--> --> Abstract: A Soiled History: The Problem with Carbonates as Correlative Strata in Permian-Triassic Redbeds of the Midcontinent, by Jonathon Knapp, Kathleen Benison, and James Zambito; #90176 (2013)

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A Soiled History: The Problem with Carbonates as Correlative Strata in Permian-Triassic Redbeds of the Midcontinent

Jonathon Knapp, Kathleen Benison, and James Zambito

Late Permian - early Triassic (?) red beds and evaporites of the midcontinent, including the Spearfish, Chugwater, and Nippewalla/Blaine strata, host minor thin carbonates. Despite limited study, these carbonates have been interpreted as indicators of marine transgressions and have been used to argue for marginal marine deposition of host red beds and evaporites. The carbonates have been used to correlate between and among surface exposures and subsurface sections over a large region. In contrast, we propose an alternate interpretation of calcretes. Our detailed observations of outcrops and cores include: (1) presence of Microcodium-like pseudospherules, (2) centimeter to tens of centimeter-thick wavy discontinuous bedding; (3) close association with paleosol features such as cracks and autoclastic breccia in red beds; and (4) association with anhydrite pseudomorphs after bottom-growth gypsum crystals. Additionally, the portion of these successions represented by carbonate features is much lower than suggested in past studies. For example, carbonates in the Amoco Rebecca K. Bounds core from Greeley County, Kansas represent less than 1% of the thickness of the Nippewalla Group. Such reinterpretation is possible because of the development over recent decades of comparative sedimentology, prolific investigations of paleosols, and a better understanding of the behavior of evaporite bearing rocks at the surface. Although questions remain about the exact processes and conditions which formed the rare carbonates, the new interpretation of a pedogenic origin is consistent with evidence for continental deposition for the host red beds and evaporites. The reinterpretation of this "common" feature has implications for Pangaean environments, geography, and climate. It calls for a re-evaluation of correlations and renewed continent-scale study guided by detailed petrographic and field observations of these enigmatic mid-continent successions.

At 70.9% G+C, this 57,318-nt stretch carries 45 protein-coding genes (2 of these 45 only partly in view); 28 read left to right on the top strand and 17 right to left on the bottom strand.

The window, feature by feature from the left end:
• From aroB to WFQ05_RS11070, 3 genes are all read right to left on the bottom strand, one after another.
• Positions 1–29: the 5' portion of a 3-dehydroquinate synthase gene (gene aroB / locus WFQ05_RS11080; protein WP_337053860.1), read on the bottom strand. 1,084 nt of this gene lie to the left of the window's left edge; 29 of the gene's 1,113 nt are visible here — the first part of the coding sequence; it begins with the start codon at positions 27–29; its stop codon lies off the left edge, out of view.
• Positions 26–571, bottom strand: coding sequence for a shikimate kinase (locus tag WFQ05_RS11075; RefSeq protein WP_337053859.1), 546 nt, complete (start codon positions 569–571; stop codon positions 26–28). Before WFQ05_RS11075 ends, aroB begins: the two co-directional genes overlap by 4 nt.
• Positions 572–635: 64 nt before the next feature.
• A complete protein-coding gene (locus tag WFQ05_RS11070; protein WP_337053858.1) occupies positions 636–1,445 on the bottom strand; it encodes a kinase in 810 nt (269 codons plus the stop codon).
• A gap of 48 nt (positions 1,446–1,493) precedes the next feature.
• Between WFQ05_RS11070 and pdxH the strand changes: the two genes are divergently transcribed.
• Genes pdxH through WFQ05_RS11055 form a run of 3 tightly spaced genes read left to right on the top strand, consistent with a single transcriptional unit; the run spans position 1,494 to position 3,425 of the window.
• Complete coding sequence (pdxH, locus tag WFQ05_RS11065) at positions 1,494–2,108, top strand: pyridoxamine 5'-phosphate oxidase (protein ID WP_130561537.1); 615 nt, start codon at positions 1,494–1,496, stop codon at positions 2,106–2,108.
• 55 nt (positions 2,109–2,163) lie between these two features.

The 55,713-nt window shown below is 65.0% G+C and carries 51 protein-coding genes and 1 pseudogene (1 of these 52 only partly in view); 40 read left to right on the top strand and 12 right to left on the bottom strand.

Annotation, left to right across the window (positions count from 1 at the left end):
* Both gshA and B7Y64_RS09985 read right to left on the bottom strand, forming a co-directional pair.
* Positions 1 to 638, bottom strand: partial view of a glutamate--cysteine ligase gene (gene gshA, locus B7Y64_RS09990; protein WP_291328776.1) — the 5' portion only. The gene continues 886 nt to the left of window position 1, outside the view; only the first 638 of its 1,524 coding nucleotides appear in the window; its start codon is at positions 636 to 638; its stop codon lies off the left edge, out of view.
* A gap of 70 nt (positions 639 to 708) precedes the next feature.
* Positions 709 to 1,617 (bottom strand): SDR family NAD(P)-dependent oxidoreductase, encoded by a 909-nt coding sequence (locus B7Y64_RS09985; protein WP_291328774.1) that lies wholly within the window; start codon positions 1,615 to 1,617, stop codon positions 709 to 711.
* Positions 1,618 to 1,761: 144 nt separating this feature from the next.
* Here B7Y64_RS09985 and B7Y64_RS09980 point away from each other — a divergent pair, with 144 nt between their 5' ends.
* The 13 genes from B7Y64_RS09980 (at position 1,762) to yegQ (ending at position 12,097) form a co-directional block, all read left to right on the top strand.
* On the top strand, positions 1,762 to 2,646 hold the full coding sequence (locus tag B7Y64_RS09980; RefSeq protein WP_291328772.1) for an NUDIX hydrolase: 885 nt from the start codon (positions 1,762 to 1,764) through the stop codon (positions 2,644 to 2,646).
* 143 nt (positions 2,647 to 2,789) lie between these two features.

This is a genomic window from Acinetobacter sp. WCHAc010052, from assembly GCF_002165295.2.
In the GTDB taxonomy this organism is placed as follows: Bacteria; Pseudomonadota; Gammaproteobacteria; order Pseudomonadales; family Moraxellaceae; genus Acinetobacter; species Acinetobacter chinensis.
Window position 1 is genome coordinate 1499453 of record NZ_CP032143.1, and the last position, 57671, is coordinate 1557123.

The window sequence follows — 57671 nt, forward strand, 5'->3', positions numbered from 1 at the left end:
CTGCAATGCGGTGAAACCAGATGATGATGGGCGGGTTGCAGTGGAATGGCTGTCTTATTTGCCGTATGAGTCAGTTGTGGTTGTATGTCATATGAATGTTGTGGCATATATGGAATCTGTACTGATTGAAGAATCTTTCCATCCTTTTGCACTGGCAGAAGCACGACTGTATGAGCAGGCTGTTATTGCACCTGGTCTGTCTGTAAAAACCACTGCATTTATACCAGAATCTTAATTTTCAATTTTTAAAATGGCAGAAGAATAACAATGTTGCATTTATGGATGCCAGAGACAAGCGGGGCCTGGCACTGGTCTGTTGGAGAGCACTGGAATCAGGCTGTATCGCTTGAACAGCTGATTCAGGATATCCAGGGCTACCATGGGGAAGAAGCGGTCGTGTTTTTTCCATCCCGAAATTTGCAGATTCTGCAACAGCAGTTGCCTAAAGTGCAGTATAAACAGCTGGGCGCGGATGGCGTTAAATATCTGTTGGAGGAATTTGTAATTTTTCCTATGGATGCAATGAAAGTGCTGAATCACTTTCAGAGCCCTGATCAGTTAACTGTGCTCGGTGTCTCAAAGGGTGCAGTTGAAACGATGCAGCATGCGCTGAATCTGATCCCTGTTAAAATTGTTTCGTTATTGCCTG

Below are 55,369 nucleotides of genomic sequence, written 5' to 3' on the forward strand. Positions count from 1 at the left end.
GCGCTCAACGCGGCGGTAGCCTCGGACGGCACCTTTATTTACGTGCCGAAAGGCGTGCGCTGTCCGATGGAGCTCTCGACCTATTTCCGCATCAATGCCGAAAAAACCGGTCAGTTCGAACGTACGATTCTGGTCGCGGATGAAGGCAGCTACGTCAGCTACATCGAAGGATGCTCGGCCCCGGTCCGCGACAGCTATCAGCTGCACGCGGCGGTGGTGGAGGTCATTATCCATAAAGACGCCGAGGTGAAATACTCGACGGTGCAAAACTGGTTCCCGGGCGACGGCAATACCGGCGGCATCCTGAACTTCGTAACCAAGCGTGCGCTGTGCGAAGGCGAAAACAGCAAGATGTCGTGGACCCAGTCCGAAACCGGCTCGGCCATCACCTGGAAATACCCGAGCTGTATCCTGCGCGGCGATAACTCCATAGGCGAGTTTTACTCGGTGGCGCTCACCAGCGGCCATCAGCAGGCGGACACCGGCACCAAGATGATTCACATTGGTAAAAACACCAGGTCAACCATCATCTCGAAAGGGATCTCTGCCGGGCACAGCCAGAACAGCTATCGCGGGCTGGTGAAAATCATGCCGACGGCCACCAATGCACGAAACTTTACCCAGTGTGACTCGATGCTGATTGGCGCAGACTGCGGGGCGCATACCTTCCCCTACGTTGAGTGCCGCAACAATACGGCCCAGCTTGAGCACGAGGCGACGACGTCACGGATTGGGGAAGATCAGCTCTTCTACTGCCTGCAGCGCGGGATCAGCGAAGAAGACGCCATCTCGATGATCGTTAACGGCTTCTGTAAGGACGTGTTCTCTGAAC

AAPG Search and Discovery Article #90176©AAPG Mid-Continent Meeting, Wichita, Kansas, October 12-15, 2013